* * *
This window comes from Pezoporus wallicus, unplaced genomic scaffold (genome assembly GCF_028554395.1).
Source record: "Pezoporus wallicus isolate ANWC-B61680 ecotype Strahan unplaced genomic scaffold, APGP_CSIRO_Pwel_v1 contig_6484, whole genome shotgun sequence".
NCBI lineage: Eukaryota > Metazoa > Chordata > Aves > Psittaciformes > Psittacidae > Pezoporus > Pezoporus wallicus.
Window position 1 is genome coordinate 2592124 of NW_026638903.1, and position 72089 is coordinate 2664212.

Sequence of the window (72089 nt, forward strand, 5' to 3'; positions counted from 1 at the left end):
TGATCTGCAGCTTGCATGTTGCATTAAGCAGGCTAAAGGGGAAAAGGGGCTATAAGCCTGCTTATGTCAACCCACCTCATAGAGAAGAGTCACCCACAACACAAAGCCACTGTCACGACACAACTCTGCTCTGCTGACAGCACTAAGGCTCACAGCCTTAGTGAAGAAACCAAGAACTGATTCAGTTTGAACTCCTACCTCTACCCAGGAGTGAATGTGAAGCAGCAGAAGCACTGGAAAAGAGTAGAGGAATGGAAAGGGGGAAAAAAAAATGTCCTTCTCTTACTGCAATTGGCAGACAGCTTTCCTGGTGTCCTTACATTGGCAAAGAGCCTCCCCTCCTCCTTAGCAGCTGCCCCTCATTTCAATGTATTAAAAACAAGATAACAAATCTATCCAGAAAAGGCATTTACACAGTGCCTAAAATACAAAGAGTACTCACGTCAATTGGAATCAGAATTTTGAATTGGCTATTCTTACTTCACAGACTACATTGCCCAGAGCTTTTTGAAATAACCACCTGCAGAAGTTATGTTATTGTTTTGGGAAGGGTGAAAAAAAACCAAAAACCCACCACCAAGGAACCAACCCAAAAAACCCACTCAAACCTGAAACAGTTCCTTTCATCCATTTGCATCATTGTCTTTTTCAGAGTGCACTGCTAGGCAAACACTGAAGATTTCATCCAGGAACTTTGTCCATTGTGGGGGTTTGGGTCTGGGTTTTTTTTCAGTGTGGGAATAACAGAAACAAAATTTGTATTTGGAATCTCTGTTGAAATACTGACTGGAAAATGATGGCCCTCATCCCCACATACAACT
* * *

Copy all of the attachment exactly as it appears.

This window comes from Pezoporus wallicus, unplaced genomic scaffold (genome assembly GCF_028554395.1).
Source record: "Pezoporus wallicus isolate ANWC-B61680 ecotype Strahan unplaced genomic scaffold, APGP_CSIRO_Pwel_v1 contig_6484, whole genome shotgun sequence".
NCBI lineage: Eukaryota > Metazoa > Chordata > Aves > Psittaciformes > Psittacidae > Pezoporus > Pezoporus wallicus.
Window position 1 is genome coordinate 2592124 of NW_026638903.1, and position 72089 is coordinate 2664212.

Sequence of the window (72089 nt, forward strand, 5' to 3'; positions counted from 1 at the left end):
TGATCTGCAGCTTGCATGTTGCATTAAGCAGGCTAAAGGGGAAAAGGGGCTATAAGCCTGCTTATGTCAACCCACCTCATAGAGAAGAGTCACCCACAACACAAAGCCACTGTCACGACACAACTCTGCTCTGCTGACAGCACTAAGGCTCACAGCCTTAGTGAAGAAACCAAGAACTGATTCAGTTTGAACTCCTACCTCTACCCAGGAGTGAATGTGAAGCAGCAGAAGCACTGGAAAAGAGTAGAGGAATGGAAAGGGGGAAAAAAAAATGTCCTTCTCTTACTGCAATTGGCAGACAGCTTTCCTGGTGTCCTTACATTGGCAAAGAGCCTCCCCTCCTCCTTAGCAGCTGCCCCTCATTTCAATGTATTAAAAACAAGATAACAAATCTATCCAGAAAAGGCATTTACACAGTGCCTAAAATACAAAGAGTACTCACGTCAATTGGAATCAGAATTTTGAATTGGCTATTCTTACTTCACAGACTACATTGCCCAGAGCTTTTTGAAATAACCACCTGCAGAAGTTATGTTATTGTTTTGGGAAGGGTGAAAAAAAACCAAAAACCCACCACCAAGGAACCAACCCAAAAAACCCACTCAAACCTGAAACAGTTCCTTTCATCCATTTGCATCATTGTCTTTTTCAGAGTGCACTGCTAGGCAAACACTGAAGATTTCATCCAGGAACTTTGTCCATTGTGGGGGTTTGGGTCTGGGTTTTTTTTCAGTGTGGGAATAACAGAAACAAAATTTGTATTTGGAATCTCTGTTGAAATACTGACTGGAAAATGATGGCCCTCATCCCCACATACAACT